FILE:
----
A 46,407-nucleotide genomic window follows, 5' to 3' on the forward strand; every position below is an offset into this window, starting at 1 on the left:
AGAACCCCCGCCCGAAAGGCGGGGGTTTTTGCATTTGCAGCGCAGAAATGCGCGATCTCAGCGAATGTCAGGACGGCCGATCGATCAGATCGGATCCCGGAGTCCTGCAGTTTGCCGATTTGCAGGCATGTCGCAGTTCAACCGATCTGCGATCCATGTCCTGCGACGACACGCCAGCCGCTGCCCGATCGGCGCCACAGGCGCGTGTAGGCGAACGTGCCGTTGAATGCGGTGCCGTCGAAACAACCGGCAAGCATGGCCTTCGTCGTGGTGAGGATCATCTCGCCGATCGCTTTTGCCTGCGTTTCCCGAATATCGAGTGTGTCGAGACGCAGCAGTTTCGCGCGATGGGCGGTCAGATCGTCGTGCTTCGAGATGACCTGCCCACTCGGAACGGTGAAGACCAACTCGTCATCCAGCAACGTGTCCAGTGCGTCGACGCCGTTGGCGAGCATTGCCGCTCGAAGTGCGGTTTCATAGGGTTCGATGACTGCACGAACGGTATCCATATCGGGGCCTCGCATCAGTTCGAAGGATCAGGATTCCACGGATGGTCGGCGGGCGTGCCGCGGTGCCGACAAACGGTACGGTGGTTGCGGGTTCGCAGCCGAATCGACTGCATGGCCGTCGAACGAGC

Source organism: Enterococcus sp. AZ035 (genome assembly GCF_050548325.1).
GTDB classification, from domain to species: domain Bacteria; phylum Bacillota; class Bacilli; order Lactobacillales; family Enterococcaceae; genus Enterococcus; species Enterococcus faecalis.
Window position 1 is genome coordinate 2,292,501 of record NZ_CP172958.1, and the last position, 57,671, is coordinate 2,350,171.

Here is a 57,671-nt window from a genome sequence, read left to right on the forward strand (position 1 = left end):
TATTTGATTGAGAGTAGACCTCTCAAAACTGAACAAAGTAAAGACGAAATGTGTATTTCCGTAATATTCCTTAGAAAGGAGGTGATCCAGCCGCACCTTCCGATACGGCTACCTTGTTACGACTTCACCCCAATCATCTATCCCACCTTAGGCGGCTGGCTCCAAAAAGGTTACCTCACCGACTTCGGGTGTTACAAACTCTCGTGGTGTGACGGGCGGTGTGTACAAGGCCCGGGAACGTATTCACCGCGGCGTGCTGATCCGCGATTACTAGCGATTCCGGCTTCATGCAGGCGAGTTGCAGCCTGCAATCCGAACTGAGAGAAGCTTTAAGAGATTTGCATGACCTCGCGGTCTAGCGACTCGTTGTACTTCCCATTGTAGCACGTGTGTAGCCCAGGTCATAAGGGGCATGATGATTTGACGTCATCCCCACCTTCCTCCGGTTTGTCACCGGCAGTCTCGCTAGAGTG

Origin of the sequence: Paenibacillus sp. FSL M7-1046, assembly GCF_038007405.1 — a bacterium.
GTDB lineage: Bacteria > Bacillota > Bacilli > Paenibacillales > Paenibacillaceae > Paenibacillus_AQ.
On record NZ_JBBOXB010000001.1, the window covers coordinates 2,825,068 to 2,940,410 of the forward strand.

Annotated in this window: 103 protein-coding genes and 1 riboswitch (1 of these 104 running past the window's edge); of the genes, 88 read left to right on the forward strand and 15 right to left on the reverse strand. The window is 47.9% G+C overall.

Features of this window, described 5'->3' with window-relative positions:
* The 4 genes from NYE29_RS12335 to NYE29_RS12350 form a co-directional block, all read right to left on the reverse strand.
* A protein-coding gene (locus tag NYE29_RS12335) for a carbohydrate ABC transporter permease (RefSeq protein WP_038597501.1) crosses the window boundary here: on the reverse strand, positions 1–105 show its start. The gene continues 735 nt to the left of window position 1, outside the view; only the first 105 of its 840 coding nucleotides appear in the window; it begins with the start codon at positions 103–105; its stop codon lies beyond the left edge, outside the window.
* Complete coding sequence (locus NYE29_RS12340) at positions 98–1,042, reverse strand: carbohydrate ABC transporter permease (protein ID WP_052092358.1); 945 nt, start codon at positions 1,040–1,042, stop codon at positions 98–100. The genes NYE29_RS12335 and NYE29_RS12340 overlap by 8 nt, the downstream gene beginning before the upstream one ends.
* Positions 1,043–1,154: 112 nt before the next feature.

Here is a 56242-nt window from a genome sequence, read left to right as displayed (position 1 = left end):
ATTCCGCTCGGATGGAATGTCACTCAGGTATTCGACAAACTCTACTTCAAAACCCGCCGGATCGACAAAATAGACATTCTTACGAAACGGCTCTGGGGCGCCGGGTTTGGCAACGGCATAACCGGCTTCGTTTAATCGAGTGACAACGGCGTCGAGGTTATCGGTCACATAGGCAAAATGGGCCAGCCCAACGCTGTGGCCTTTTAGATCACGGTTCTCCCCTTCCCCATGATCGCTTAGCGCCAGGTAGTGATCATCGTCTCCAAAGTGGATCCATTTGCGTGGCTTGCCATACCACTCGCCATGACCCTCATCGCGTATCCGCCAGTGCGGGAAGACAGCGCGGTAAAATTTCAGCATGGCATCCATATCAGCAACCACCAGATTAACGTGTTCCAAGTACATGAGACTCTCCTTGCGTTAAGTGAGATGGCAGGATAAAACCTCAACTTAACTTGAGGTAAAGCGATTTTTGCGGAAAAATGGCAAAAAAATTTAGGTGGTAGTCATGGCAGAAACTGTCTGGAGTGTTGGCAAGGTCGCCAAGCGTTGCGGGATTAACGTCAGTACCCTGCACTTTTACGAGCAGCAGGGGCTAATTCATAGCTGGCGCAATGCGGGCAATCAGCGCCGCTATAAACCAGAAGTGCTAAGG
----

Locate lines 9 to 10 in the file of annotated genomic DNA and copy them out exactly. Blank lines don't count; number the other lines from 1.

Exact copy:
GTDB lineage: Bacteria > Bacillota > Bacilli > Paenibacillales > Paenibacillaceae > Paenibacillus_AQ.
On record NZ_JBBOXB010000001.1, the window covers coordinates 2,825,068 to 2,940,410 of the forward strand.